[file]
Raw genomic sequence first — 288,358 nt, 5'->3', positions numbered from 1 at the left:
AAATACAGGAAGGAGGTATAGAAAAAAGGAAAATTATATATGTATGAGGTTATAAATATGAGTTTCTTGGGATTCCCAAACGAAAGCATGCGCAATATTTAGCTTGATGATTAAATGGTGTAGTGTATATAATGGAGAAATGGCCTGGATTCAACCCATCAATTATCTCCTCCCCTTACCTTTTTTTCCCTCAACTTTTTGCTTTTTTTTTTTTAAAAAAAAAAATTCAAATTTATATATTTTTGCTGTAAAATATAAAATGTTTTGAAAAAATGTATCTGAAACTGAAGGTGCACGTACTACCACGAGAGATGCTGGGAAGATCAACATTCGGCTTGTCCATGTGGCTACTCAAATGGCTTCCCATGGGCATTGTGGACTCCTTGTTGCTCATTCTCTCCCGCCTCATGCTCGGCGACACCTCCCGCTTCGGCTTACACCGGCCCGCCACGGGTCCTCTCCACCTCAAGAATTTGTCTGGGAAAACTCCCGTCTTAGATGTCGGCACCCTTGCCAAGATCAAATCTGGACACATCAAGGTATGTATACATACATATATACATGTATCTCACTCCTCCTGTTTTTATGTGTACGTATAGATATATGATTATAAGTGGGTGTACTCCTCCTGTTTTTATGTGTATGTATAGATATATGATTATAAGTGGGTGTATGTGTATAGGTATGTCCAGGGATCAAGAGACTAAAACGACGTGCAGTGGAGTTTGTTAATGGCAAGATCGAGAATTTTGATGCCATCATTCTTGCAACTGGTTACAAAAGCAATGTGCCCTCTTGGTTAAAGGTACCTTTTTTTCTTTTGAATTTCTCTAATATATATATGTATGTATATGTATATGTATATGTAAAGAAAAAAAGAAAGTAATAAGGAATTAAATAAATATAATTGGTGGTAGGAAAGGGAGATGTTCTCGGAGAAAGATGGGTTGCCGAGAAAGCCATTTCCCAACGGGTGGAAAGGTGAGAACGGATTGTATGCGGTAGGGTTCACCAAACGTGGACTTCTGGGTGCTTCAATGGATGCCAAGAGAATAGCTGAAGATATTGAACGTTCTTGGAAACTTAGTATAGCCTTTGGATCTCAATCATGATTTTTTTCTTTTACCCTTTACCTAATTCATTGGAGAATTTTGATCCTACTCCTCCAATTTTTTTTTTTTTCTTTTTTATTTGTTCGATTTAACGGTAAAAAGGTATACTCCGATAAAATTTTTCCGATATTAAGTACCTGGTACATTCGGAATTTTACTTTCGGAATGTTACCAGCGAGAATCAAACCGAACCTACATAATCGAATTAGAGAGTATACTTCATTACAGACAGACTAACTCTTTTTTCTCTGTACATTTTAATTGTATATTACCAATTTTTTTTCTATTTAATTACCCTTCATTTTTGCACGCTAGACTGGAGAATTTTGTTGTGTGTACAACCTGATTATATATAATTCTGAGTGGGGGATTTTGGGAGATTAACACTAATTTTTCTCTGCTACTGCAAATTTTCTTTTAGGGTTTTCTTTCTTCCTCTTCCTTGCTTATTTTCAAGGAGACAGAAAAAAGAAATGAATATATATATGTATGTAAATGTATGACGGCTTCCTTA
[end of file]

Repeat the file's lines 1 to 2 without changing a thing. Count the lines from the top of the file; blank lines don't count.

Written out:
Raw genomic sequence first — 288,358 nt, 5'->3', positions numbered from 1 at the left:
AAATACAGGAAGGAGGTATAGAAAAAAGGAAAATTATATATGTATGAGGTTATAAATATGAGTTTCTTGGGATTCCCAAACGAAAGCATGCGCAATATTTAGCTTGATGATTAAATGGTGTAGTGTATATAATGGAGAAATGGCCTGGATTCAACCCATCAATTATCTCCTCCCCTTACCTTTTTTTCCCTCAACTTTTTGCTTTTTTTTTTTTAAAAAAAAAAATTCAAATTTATATATTTTTGCTGTAAAATATAAAATGTTTTGAAAAAATGTATCTGAAACTGAAGGTGCACGTACTACCACGAGAGATGCTGGGAAGATCAACATTCGGCTTGTCCATGTGGCTACTCAAATGGCTTCCCATGGGCATTGTGGACTCCTTGTTGCTCATTCTCTCCCGCCTCATGCTCGGCGACACCTCCCGCTTCGGCTTACACCGGCCCGCCACGGGTCCTCTCCACCTCAAGAATTTGTCTGGGAAAACTCCCGTCTTAGATGTCGGCACCCTTGCCAAGATCAAATCTGGACACATCAAGGTATGTATACATACATATATACATGTATCTCACTCCTCCTGTTTTTATGTGTACGTATAGATATATGATTATAAGTGGGTGTACTCCTCCTGTTTTTATGTGTATGTATAGATATATGATTATAAGTGGGTGTATGTGTATAGGTATGTCCAGGGATCAAGAGACTAAAACGACGTGCAGTGGAGTTTGTTAATGGCAAGATCGAGAATTTTGATGCCATCATTCTTGCAACTGGTTACAAAAGCAATGTGCCCTCTTGGTTAAAGGTACCTTTTTTTCTTTTGAATTTCTCTAATATATATATGTATGTATATGTATATGTATATGTAAAGAAAAAAAGAAAGTAATAAGGAATTAAATAAATATAATTGGTGGTAGGAAAGGGAGATGTTCTCGGAGAAAGATGGGTTGCCGAGAAAGCCATTTCCCAACGGGTGGAAAGGTGAGAACGGATTGTATGCGGTAGGGTTCACCAAACGTGGACTTCTGGGTGCTTCAATGGATGCCAAGAGAATAGCTGAAGATATTGAACGTTCTTGGAAACTTAGTATAGCCTTTGGATCTCAATCATGATTTTTTTCTTTTACCCTTTACCTAATTCATTGGAGAATTTTGATCCTACTCCTCCAATTTTTTTTTTTTTCTTTTTTATTTGTTCGATTTAACGGTAAAAAGGTATACTCCGATAAAATTTTTCCGATATTAAGTACCTGGTACATTCGGAATTTTACTTTCGGAATGTTACCAGCGAGAATCAAACCGAACCTACATAATCGAATTAGAGAGTATACTTCATTACAGACAGACTAACTCTTTTTTCTCTGTACATTTTAATTGTATATTACCAATTTTTTTTCTATTTAATTACCCTTCATTTTTGCACGCTAGACTGGAGAATTTTGTTGTGTGTACAACCTGATTATATATAATTCTGAGTGGGGGATTTTGGGAGATTAACACTAATTTTTCTCTGCTACTGCAAATTTTCTTTTAGGGTTTTCTTTCTTCCTCTTCCTTGCTTATTTTCAAGGAGACAGAAAAAAGAAATGAATATATATATGTATGTAAATGTATGACGGCTTCCTTA